Saturday, July 6, 2013

Tibet road checkpoints

On our itinerary it said, “Day 4 Lhasa to Gyanta to Shigatse (330 km), Day 5 Shigatse to Everest Base Camp (350 km).”  I looked at those distances and assumed, wrongly, that each travel day would take maybe 5 or 6 hours.  The reality was those travel days took 12 hours each… on the road, but not always moving.  Our tour used a small bus driven by a really friendly and helpful (non English speaking) Tibetan driver, who somehow kept steady and focused on those long driving days. 

An amazing thing about traveling in Tibet is there’s not much traffic and each vehicle is tracked by police checkpoints.  It was our guide who jumped out with his backpack full of permits and dealt with each checkpoint.  We were mostly not allowed off the bus at these checkpoints and absolutely no photographs.  I don’t really know what was happening at the checkpoints.  My understanding is the checks work by a paper trail: at one checkpoint our guide was given a piece of paper with a time on it, sometimes a police officer would board the bus to count passengers.  At the next checkpoint, our guide would submit the paper.  The challenge with this method is to not arrive at the checkpoint early; that means drive slow or pullover and wait to make the checkpoint time.  A few miles before the checkpoint, it was common to see cars on the side of the road waiting.

We needed to arrive in Shigatse before 6:30 pm for a permit to continue on to EBC, but we were making slow progress between checkpoints and it looked like we might not make it on time.  Even though we did arrived before 6:30, it apparently was not enough time; we had to come back in the morning.  Knowing that we had a long drive, we got an early start, arriving a half an hour before the permit office opened, our guide went in and we waited and waited and waited for 2 hours.  No explanation given.

Back on the road, we eventually came to a serious military checkpoint that made our guide a little nervous, “Please! No photos.”  Here, we had to get off the bus, go into the building, and line up for a passport check.  One of the European guys on our trip wondered out loud, whispering, “Would this be a good time for my “Free Tibet” t-shirt?”  Izzy, needing a toilet, walked in the wrong direction and received a smiling military escort back to the bus.  They weren’t being stern or unfriendly, just very official.

To travel in Tibet, a guide is essential to manage permits and checkpoints, and right now, independent travel is not allowed.
Yamdrok-Tso Lake

a car in front of our bus hit a sheep in this village,
causing much yelling between the shepherd and driver,
but the driver paid 

villagers listening to the argument about the dead sheep 

drying yak dung on the wall,
burned in stoves

glaciers at a high pass

passes have many prayer flags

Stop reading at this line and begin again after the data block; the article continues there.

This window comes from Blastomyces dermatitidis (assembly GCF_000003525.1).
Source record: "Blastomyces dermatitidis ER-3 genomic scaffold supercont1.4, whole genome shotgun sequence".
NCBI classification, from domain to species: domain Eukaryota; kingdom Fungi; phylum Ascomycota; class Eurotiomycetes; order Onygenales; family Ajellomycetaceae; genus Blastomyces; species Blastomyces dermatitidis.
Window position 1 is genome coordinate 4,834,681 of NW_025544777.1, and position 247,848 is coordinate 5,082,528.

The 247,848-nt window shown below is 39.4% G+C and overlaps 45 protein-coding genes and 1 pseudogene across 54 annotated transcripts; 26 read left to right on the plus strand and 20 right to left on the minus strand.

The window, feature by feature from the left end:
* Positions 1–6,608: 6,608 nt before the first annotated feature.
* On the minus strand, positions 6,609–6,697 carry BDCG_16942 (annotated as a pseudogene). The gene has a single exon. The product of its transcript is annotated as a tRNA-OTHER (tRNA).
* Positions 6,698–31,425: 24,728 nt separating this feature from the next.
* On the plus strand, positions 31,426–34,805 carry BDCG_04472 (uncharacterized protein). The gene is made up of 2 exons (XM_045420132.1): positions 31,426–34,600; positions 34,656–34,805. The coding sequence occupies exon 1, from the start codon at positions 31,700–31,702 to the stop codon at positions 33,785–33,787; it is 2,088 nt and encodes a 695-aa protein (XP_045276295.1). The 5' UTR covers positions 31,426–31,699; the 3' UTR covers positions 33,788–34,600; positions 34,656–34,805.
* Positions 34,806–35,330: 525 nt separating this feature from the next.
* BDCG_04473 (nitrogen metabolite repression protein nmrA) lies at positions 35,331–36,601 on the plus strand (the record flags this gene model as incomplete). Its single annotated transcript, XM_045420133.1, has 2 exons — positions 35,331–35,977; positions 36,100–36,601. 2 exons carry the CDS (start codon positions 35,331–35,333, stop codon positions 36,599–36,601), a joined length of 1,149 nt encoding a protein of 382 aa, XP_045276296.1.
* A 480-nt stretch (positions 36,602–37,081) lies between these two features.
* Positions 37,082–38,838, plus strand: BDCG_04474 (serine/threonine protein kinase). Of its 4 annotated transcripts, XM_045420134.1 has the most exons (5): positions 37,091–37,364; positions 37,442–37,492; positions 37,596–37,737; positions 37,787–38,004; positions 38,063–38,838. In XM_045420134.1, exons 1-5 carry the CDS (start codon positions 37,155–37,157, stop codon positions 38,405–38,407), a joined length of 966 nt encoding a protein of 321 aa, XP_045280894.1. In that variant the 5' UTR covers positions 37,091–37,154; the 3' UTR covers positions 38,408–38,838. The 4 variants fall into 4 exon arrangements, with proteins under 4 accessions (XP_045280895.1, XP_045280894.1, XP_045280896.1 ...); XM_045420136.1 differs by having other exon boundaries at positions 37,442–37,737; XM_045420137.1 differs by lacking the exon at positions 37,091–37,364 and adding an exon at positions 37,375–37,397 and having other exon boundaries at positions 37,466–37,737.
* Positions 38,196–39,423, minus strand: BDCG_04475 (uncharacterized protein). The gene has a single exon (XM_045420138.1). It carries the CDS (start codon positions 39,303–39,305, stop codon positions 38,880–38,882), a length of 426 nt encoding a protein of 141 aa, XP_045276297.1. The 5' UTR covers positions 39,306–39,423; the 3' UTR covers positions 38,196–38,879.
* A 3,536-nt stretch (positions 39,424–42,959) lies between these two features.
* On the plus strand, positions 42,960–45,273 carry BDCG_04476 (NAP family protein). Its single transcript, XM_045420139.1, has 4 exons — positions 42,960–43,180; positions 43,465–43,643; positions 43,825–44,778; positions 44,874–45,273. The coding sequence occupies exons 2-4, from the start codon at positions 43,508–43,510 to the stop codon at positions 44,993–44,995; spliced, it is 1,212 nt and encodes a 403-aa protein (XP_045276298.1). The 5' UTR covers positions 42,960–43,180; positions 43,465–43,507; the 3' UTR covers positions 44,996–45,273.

wide-open space,
stunning views

a few hardy plants

empty road and a plastic policeman

Pelkhor Chode Monastery, Gyantse
(Gyantse Kumbum building)

Izzy and Steph after a long day on the bus,
Chinese noodles for dinner in Shigatse

driving through a river, and then
a few days later when we came back,
there was a new bridge

lots of trash in places like passes

beautiful, hand painting inside a traditional Tibetan house,
we had lunch here

nomadic herder camp

people camp at the passes,
selling and begging,
...hard, hard, sad life

police checkpoint

a landslide came down the road,
most of the town was working on clearing it

first view of the Himalayans 

Everest base camp,
Steph inside a clean and cozy yurt
 we slept on the benches

early morning view of Everest,
getting up and seeing this magnificent mountain
that I will never climb was beyond exhilarating,
it made the long road trip worth it

 outside of our yurt,
and our bus


walk to Everest lookout point,
can also take a bus there

yaks live at ridiculously high elevations

view from the lookout

lots of Chinese tourist at the lookout point

last view of Everest from Rongphu Monastery

1 comment:

  1. Thank you for writing about your experience, and illuminating so many facets of China. The comparisons/contrasts of your teaching experience in the U.S. and China mirror what others have said and written. Few, however, have described them with as relevant and clear a prose.

    There were similarities between your description of the solitude you found, and the title of a recent book: Kinder than Solitude, by Yiyun Li. Do we appreciate each other more when we question each other? Is the US, and western culture unique in constantly taking the risk in asking for knowledge, from teachers willing to give this gift? Are only western teachers willing to risk learning from their students?

    You mention in the Statesman article that the Chinese believed they had the best and dominant culture. This observation provides relevant illumination of the present tension between China, its neighbors, and the US. Interesting that this sense of superiority is present inherently in the population of China, not just its leaders. Can we shift the planet's population from stopping with a conclusion, and move them to wonder about the world around them?

    Lastly it was great to see someone with a surname of Montgomery take risks, ask questions, and make keen observations. Particularly relevant, since having the same surname, I have looked for great achievements among Montgomery's, and they are rare. Whether or not you inherited the name, your efforts are appreciated. Hard to know where Montgomerys fit in society, although a book by a fellow that wrote a commentary recently might give the answer:


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